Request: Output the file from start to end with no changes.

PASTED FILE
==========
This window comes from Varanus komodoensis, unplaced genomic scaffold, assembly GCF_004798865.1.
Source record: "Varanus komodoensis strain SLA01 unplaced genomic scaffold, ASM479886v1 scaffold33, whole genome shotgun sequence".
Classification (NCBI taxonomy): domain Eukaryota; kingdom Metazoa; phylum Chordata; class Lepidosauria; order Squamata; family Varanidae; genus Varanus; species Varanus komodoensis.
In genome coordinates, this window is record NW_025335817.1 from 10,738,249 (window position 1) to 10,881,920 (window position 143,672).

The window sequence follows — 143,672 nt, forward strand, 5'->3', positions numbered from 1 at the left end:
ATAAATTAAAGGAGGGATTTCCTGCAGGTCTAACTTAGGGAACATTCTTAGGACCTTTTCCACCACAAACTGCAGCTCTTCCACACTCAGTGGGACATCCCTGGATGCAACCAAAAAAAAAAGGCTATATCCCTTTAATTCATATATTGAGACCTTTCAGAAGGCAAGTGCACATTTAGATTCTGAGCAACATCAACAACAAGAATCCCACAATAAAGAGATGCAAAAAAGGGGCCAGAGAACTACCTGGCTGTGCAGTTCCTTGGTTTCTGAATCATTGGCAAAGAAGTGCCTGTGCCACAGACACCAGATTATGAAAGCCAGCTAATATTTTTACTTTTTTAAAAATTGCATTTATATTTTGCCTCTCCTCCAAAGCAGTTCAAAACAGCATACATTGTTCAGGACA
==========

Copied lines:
This window comes from Varanus komodoensis, unplaced genomic scaffold, assembly GCF_004798865.1.
Source record: "Varanus komodoensis strain SLA01 unplaced genomic scaffold, ASM479886v1 scaffold33, whole genome shotgun sequence".
Classification (NCBI taxonomy): domain Eukaryota; kingdom Metazoa; phylum Chordata; class Lepidosauria; order Squamata; family Varanidae; genus Varanus; species Varanus komodoensis.
In genome coordinates, this window is record NW_025335817.1 from 10,738,249 (window position 1) to 10,881,920 (window position 143,672).

The window sequence follows — 143,672 nt, forward strand, 5'->3', positions numbered from 1 at the left end:
ATAAATTAAAGGAGGGATTTCCTGCAGGTCTAACTTAGGGAACATTCTTAGGACCTTTTCCACCACAAACTGCAGCTCTTCCACACTCAGTGGGACATCCCTGGATGCAACCAAAAAAAAAAGGCTATATCCCTTTAATTCATATATTGAGACCTTTCAGAAGGCAAGTGCACATTTAGATTCTGAGCAACATCAACAACAAGAATCCCACAATAAAGAGATGCAAAAAAGGGGCCAGAGAACTACCTGGCTGTGCAGTTCCTTGGTTTCTGAATCATTGGCAAAGAAGTGCCTGTGCCACAGACACCAGATTATGAAAGCCAGCTAATATTTTTACTTTTTTAAAAATTGCATTTATATTTTGCCTCTCCTCCAAAGCAGTTCAAAACAGCATACATTGTTCAGGACA